The Universe of Discourse

Wed, 23 Sep 2020

The mystery of the malformed command-line flags

Today a user came to tell me that their command

  greenlight submit branch-name --require-review-by skordokott

failed, saying:

    ** unexpected extra argument 'branch-name' to 'submit' command

This is surprising. The command looks correct. The branch name is required. The --require-review-by option can be supplied any number of times (including none) and each must have a value provided. Here it is given once and the provided value appears to be skordocott.

The greenlight command is a crappy shell script that pre-validates the arguments before sending them over the network to the real server. I guessed that the crappy shell script parser wanted the branch name last, even though the server itself would have been happy to take the arguments in either order. I suggested that the user try:

  greenlight submit --require-review-by skordokott branch-name 

But it still didn't work:

    ** unexpected extra argument '--require-review-by' to 'submit' command

I dug in to the script and discovered the problem, which was not actually a programming error. The crappy shell script was behaving correctly!

I had written up release notes for the --require-review-by feature. The user had clipboard-copied the option string out of the release notes and pasted it into the shell. So why didn't it work?

In an earlier draft of the release notes, when they were displayed as an HTML page, there would be bad line breaks:

blah blah blah be sure to use the -
-require-review-by option…


blah blah blah the new --
require-review-by feature is…

No problem, I can fix it! I just changed the pair of hyphens (- U+002D) at the beginning of --require-review-by to Unicode nonbreaking hyphens ( U+2011). Bad line breaks begone!

But then this hapless user clipboard-copied the option string out of the release notes, including its U+2011 characters. The parser in the script was (correctly) looking for U+002D characters, and didn't recognize --require-review-by as an option flag.

One lesson learned: people will copy-paste stuff out of documentation, and I should be prepared for that.

There are several places to address this. I made the error message more transparent; formerly it would complain only about the first argument, which was confusing because it was the one argument that wasn't superfluous. Now it will say something like

    ** extra branch name '--require-review-by' in 'submit' command
    ** extra branch name 'skordokott' in 'submit' command

which is more descriptive of what it actually doesn't like.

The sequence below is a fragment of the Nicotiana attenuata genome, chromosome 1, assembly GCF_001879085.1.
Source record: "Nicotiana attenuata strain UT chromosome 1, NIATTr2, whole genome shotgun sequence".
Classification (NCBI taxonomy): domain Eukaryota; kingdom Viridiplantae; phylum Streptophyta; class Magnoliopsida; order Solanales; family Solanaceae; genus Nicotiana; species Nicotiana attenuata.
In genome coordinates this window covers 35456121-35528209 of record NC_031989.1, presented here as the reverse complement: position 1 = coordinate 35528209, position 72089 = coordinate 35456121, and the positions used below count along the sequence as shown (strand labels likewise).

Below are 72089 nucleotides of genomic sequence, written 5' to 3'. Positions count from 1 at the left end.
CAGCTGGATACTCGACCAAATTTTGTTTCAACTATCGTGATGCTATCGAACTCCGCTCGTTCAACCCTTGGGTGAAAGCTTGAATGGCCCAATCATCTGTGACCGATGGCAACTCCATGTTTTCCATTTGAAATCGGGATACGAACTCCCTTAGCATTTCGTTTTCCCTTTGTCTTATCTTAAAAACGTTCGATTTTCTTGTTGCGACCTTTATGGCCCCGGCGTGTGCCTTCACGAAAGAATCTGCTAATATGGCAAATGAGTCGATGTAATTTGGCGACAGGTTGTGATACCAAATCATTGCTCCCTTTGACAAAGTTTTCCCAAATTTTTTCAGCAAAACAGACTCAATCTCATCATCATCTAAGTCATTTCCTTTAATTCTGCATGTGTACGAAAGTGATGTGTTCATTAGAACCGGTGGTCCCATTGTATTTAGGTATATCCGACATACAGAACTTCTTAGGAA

I could change the nonbreaking hyphens in the release notes back to regular hyphens and just accept the bad line breaks. But I don't want to. Typography is important.

One idea I'm toying with is to have the shell script silently replace all nonbreaking hyphens with regular ones before any further processing. It's a hack, but it seems like it might be a harmless one.

So many weird things can go wrong. This computer stuff is really complicated. I don't know how anyone get anything done.

[ Addendum: A reader suggests that I could have fixed the line breaks with CSS. But the release notes were being presented as a Slack “Post”, which is essentially a WYSIWYG editor for creating shared documents. It presents the document in a canned HTML style, and as far as I know there's no way to change the CSS it uses. Similarly, there's no way to insert raw HTML elements, so no way to change the style per-element. ]

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Sun, 13 Sep 2020

Weasel words in headlines

The front page of today has this headline:

Screenshot of part
of web page.  The main headline is “‘So Skeptical’: As Election Nears, Iowa Senator Under Pressure For
COVID-19 Remarks”.  There is a longer subheadline undernearth, which I
discussed below.

It contains this annoying phrase:

The race for Joni Ernst's seat could help determine control of the Senate.

Someone has really committed to hedging.

I would have said that the race would certainly help determine control of the Senate, or that it could determine control of the Senate. The statement as written makes an extremely weak claim.

The article itself doesn't include this phrase. This is why reporters hate headline-writers.


[Other articles in category /lang] permanent link

Fri, 11 Sep 2020

Historical diffusion of words for “eggplant”

In reply to my recent article about the history of words for “eggplant”, a reader, Lydia, sent me this incredible map they had made that depicts the history and the diffusion of the terms:

A map of the world, with arrows depicting the sequential adoption
of different terms for eggplant, as the words mutated from language to
language.  For details, see the previous post.  The map is an
oval-shaped projection.  The ocean parts of the
map are a dark eggplant-purple color, and a eggplant stem has been
added at the eastern edge, in the Pacific Ocean.

Lydia kindly gave me permission to share their map with you. You can see the early Dravidian term vaḻutanaṅṅa in India, and then the arrows show it travelling westward across Persia and, Arabia, from there to East Africa and Europe, and from there to the rest of the world, eventually making its way back to India as brinjal before setting out again on yet more voyages.

Thank you very much, Lydia! And Happy Diada Nacional de Catalunya, everyone!

[Other articles in category /lang/etym] permanent link

A maxim for conference speakers

The only thing worse than re-writing your talk the night before is writing your talk the night before.

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